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Rowmark laser engraving laminates
View the Rowmark engraving laminate full range.
Please make reference to colour, code and thickness when requesting a quotation.
|Our supply:||Special order material|
|Thickness:||Various – see full range above|
|Sheet sizes:||1220×610mm, 610×305mm|
|Your supply:||You can also supply your own laminate material for engraving any sheet size up to 1246×710mm|
Download material drawing templates
Rowmark™ engraving plastic laminates are typically acrylic based plastics substrates designed for sign making purposes but can also be used for a range of other creative applications. Most laserable laminates are 2-ply laminates, the top layer (cap) of which can be laser engraved away to reveal a contrasting substrate below – resulting in one-step signage.
Rowmark laminates are supplied with plastics film on both sides to protect from scratch marks which tends to melt if laser cut when left on the top surface.
Because of this, the plastic film is replaced with protective paper backing to minimize from scorch marks. when laser cut.
The plastic film and an additional paper backing layer is left on the reverse side to prevent from marking caused by contact with by the laser bed. You will need to peel this off once you have received your job.
Cut widths & Kerf
As a benchmark, we recommend that minimum cut widths be no smaller than the corresponding thickness of the material. See more on min cut widths.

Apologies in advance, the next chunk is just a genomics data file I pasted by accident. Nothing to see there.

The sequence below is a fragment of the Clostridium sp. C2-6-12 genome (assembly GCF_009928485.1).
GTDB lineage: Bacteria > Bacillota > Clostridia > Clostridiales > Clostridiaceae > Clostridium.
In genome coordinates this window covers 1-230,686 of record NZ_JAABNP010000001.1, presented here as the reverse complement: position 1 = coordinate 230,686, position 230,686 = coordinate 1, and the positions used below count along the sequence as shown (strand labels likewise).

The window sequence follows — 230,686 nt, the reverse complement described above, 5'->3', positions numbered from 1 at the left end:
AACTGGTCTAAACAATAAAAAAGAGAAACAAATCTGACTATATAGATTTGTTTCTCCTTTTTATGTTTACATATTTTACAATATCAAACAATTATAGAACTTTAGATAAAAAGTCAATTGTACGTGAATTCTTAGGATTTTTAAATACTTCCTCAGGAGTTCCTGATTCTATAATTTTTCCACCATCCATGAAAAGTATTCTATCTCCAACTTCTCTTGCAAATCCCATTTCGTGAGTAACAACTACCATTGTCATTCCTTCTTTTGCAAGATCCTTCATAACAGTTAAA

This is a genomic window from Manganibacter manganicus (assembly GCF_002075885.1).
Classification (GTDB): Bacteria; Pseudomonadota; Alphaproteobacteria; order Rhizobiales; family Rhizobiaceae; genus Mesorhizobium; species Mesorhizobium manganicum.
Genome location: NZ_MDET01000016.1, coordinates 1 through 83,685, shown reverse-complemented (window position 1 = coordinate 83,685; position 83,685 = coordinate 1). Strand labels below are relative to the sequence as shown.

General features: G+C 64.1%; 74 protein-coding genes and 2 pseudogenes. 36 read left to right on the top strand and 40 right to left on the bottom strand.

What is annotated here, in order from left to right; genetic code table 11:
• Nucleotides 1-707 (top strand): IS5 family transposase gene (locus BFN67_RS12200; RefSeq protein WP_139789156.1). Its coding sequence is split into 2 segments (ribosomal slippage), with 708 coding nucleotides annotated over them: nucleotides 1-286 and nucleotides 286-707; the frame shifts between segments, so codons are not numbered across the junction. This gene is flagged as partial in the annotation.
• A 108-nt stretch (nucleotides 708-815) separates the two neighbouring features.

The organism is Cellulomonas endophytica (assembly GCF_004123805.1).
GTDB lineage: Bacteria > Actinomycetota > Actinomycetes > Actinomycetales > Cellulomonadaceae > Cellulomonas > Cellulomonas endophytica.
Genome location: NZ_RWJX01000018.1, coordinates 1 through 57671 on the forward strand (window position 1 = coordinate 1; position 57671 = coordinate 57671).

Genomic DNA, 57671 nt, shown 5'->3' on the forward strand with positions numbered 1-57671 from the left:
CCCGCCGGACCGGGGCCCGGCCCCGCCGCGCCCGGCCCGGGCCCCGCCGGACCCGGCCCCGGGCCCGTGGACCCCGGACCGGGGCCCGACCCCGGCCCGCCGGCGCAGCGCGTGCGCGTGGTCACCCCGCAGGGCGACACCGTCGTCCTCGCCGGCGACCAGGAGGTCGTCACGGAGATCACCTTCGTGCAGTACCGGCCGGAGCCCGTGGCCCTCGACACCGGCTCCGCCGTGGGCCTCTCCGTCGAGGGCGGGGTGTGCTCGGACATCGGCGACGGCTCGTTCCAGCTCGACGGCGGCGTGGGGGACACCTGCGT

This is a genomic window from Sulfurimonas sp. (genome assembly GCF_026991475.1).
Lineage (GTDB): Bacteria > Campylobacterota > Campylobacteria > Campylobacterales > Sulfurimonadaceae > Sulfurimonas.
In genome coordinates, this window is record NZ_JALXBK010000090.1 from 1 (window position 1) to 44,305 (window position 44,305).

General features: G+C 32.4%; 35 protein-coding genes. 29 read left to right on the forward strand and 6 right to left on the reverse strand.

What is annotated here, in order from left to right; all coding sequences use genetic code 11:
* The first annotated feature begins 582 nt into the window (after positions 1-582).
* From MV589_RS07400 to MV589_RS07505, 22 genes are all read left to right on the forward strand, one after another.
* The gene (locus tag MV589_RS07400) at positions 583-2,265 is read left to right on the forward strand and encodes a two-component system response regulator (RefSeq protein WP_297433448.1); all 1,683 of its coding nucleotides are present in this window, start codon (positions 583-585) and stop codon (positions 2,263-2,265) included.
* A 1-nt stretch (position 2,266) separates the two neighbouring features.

Rowmark laminates laser cut fairly cleanly with a slightly melted edge. The edge can feel quite tacky / sticky when touched. If handled too much, dirt can easily transfer onto the edges.
Raster & Vector engraving
As standard the laser will remove the top layer of the laminate to reveal the colour of the layer below. The protective paper backing will be removed prior to engraving and after any laser cutting has been completed (to minimize scorch marks.)
When your engraving covers a large surface area the engraver is more likely to produce lines within the engraved surface. This is caused by the pulsing of the laser. While it appears that the laser actually is firing constantly, when processing a job it actually quickly turns on and turns off which is known as pulsing. It is this pulsing which creates a slightly textured appearance in the engraving. For large surface areas we tend to engrave a bit slower to keep this to a minimum but for some sign makig applications it is unavoidable.